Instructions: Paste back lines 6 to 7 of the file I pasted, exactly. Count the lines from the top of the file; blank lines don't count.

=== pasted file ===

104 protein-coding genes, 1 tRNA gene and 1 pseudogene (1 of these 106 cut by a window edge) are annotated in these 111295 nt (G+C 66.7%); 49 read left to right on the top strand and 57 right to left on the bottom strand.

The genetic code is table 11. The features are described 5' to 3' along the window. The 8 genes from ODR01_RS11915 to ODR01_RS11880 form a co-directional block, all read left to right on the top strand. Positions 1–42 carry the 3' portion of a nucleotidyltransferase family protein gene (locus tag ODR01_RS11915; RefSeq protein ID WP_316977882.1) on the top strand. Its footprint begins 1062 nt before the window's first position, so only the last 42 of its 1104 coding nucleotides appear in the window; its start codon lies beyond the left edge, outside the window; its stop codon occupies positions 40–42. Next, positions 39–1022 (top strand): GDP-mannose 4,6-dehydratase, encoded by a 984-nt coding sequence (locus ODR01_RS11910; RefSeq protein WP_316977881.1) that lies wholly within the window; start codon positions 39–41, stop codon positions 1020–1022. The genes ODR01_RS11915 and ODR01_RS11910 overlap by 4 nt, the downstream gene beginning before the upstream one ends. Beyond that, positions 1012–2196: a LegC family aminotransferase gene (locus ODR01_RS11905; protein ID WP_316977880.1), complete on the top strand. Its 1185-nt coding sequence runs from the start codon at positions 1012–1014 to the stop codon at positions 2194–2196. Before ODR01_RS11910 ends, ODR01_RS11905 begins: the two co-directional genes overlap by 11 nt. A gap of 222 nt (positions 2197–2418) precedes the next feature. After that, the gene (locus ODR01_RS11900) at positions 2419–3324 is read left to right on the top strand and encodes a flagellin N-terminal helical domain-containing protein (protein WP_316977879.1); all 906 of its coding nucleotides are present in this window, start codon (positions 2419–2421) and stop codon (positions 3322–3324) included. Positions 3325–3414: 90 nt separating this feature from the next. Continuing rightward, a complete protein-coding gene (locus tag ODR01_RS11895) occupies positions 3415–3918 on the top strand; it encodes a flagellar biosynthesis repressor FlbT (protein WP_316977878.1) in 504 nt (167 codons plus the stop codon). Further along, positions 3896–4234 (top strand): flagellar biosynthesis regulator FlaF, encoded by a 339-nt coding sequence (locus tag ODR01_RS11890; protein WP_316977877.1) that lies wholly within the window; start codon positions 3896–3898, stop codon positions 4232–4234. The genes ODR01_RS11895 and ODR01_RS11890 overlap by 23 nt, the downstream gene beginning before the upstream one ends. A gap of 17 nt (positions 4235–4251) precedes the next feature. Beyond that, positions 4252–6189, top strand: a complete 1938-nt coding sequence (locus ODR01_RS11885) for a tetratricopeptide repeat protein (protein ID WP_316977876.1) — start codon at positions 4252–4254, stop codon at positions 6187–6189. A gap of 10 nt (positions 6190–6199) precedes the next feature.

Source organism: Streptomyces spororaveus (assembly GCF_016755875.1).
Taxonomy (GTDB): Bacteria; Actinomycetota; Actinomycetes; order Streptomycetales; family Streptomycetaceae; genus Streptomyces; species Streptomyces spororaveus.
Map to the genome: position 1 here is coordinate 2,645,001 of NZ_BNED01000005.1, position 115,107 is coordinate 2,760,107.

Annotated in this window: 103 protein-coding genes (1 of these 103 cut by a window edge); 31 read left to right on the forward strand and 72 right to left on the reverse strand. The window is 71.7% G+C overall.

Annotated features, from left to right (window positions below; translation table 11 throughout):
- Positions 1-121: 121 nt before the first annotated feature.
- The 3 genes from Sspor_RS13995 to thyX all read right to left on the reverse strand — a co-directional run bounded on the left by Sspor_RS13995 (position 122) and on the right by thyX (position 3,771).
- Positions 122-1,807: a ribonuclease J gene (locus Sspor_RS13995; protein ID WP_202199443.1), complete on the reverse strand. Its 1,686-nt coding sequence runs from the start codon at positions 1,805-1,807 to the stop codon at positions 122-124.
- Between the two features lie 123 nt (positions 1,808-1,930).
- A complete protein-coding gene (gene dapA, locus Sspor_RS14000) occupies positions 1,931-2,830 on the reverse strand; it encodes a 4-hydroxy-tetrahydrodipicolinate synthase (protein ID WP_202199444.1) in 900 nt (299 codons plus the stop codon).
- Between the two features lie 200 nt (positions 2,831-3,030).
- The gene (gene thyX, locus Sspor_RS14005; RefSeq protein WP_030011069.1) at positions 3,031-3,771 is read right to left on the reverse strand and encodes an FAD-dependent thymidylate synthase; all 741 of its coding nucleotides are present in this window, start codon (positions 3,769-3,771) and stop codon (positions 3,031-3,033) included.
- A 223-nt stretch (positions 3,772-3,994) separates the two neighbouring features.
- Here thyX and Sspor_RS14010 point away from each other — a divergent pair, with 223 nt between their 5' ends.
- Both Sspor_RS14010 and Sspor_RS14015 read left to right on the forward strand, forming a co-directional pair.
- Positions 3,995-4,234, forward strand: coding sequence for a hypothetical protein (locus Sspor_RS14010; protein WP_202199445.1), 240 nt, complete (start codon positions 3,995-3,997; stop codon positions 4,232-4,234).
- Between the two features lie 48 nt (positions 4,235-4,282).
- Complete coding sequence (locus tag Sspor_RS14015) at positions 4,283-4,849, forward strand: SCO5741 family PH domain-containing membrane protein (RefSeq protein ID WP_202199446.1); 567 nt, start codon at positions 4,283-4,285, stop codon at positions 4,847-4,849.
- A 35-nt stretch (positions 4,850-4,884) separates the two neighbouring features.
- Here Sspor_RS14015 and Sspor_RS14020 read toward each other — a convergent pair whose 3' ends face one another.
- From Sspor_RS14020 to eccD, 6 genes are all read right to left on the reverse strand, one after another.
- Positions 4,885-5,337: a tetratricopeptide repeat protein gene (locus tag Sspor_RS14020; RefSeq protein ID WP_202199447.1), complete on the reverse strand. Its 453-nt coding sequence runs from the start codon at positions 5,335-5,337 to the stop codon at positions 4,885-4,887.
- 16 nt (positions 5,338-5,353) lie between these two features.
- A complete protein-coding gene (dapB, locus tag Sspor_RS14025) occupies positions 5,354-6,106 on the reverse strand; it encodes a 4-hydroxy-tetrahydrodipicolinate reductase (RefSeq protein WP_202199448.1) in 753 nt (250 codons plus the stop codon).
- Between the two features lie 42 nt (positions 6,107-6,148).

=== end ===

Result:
Annotated in this window: 103 protein-coding genes (1 of these 103 cut by a window edge); 31 read left to right on the forward strand and 72 right to left on the reverse strand. The window is 71.7% G+C overall.

Annotated features, from left to right (window positions below; translation table 11 throughout):